This guy will never make it out on the field for this team, but he’s a fun guy to keep around.

Manager: Sparky Anderson
My dad’s favorite manager when I was growing up.

League Commissioner: Bill Lee

Here’s our team. I think that they would fare pretty well in the league. Who makes your Team of Awesomeness?

TheFoulLine.com Hot Stove Report

I love watching Major League Baseball. Some people complain that the 162-game season is too long, but not me. I think they should make it 200 games a year. Baseball is the one sport that can deliver for seven months straight. People say that baseball is boring, but turn on ESPN during the baseball season and you will consistently see the best highlights in all of sports. Huge home runs, acrobatic catches, collisions at the plate.

Think about it: the NFL is fun to watch, but if they were to add more games to the schedule, teams would be so beat up when the playoffs started that nobody would want to watch. Not to mention, everyone already knew the Patriots were going to win the Super Bowl in week one.

This brings me to the other “major”sport, the NBA. Remember when basketball was must-see TV? Back when Jordan, Bird, Magic, Barkley and the Mailman were playing, basketball was worth watching. Now the NBA has turned into which team can dunk the most, or who can shoot the most three-pointers. Bring back some bounce passes and some quality team defense and I might tune in.

There used to be another major sport involving pucks and sticks that I really enjoyed. But then came the lockout, the stupid Versus Network contract, and the Anaheim Ducks vs. Ottawa Senators Stanley Cup final. And just like that, hockey became irrelevant.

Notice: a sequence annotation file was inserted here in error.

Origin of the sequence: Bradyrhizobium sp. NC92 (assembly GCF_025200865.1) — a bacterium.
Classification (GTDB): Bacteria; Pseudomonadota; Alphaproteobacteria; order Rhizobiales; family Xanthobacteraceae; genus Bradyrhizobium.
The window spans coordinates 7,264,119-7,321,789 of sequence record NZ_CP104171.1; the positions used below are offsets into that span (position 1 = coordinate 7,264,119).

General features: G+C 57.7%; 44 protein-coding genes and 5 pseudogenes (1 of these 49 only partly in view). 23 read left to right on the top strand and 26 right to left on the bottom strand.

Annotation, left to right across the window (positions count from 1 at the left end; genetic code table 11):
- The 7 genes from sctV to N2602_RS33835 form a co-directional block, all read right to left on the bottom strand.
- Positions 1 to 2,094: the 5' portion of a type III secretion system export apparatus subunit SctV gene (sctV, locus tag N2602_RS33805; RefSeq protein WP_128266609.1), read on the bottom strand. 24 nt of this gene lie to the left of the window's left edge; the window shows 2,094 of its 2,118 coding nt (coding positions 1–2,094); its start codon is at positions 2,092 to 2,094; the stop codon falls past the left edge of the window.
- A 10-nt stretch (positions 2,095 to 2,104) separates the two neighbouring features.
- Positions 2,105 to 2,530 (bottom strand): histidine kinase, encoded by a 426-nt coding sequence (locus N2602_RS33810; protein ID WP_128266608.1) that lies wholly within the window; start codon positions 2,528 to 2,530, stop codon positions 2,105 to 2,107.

The other thing that makes baseball a year-long sport is the Hot Stove League. The World Series ended 10 days ago and we are still reading about MLB in the papers. Why is this? Because every baseball fan in the offseason channels their inner George Costanza and thinks that they can be the General Manager for their favorite team. I certainly do. I have already worked out deals in my head that would add Johan Santana, Alex Rodriguez, and Torii Hunter to the Red Sox. Of course, the Sox payroll would be $300 million a year, but it’s not my money, so who cares. Speculating which players are going where and what your team is going to look like for the upcoming season makes following baseball fun year round.

Which brings me to some quick Red Sox Hot Stove Notes:

  • It looks like Curt Schilling will be signing a one-year deal with Boston. I am really happy about this for a couple of reasons. First of all, Schilling was a solid pitcher once he got himself in shape. Secondly, this gives him another year to tutor Jon Lester and Clay Buchholz. Finally, after being a big part of two Red Sox World Series Championship teams, he should retire as a Red Sox.
  • We all know that Jacoby Ellsbury will be the starting centerfielder for Boston next year. I would like to see the Red Sox get a good, young backup catcher for Coco Crisp.
  • I think that there is a 50/50 chance of Mike Lowell coming back. I don’t see the Sox giving him a four-year deal. I think it’s going to be either 3 years/$40 million for Lowell or the Sox make a trade for Miguel Cabrera from the Florida Marlins.
  • There are rumors that Boston is looking into acquiring Johan Santana. If there is any chance to get this guy, give the Twins anyone they want. Beckett and Santana heading up a rotation would be scary.
  • Also, Dylan “Just Call Me Jacoby Ellsbury” Hamilton went 4 for 4 in his men’s softball league game last night and was one single away from hitting for the cycle. If he keeps this up, Boston will have to seriously consider inviting him to Spring Training.